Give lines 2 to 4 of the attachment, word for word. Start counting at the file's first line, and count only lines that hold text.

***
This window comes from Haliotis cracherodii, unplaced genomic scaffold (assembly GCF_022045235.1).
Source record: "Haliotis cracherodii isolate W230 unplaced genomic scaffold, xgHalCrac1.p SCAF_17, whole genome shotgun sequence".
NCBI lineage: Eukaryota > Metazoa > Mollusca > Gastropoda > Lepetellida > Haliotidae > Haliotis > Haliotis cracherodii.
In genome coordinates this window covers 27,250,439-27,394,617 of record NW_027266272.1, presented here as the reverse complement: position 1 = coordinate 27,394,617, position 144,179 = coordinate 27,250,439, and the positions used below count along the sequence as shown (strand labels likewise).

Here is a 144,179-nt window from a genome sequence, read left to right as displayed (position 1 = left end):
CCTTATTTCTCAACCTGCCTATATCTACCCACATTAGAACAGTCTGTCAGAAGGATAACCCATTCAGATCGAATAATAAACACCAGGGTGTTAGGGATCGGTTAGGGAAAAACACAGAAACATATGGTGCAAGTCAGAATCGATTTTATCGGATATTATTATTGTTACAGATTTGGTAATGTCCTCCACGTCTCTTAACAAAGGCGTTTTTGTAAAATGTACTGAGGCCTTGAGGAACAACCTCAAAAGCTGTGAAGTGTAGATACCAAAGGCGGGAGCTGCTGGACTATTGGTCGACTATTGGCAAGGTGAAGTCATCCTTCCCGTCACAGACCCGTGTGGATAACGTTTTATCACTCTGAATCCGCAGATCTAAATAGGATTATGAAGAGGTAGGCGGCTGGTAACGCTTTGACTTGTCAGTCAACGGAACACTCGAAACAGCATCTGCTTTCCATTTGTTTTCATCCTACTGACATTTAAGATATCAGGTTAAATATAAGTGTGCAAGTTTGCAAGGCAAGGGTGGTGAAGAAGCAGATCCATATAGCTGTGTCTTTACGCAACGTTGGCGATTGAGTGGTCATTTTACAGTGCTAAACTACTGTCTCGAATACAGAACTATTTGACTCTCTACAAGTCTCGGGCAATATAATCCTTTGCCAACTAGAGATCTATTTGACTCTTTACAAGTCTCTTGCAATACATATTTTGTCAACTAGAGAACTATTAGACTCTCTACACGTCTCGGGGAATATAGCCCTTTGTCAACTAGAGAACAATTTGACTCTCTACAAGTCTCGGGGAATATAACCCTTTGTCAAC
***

Source record: "Haliotis cracherodii isolate W230 unplaced genomic scaffold, xgHalCrac1.p SCAF_17, whole genome shotgun sequence".
NCBI lineage: Eukaryota > Metazoa > Mollusca > Gastropoda > Lepetellida > Haliotidae > Haliotis > Haliotis cracherodii.
In genome coordinates this window covers 27,250,439-27,394,617 of record NW_027266272.1, presented here as the reverse complement: position 1 = coordinate 27,394,617, position 144,179 = coordinate 27,250,439, and the positions used below count along the sequence as shown (strand labels likewise).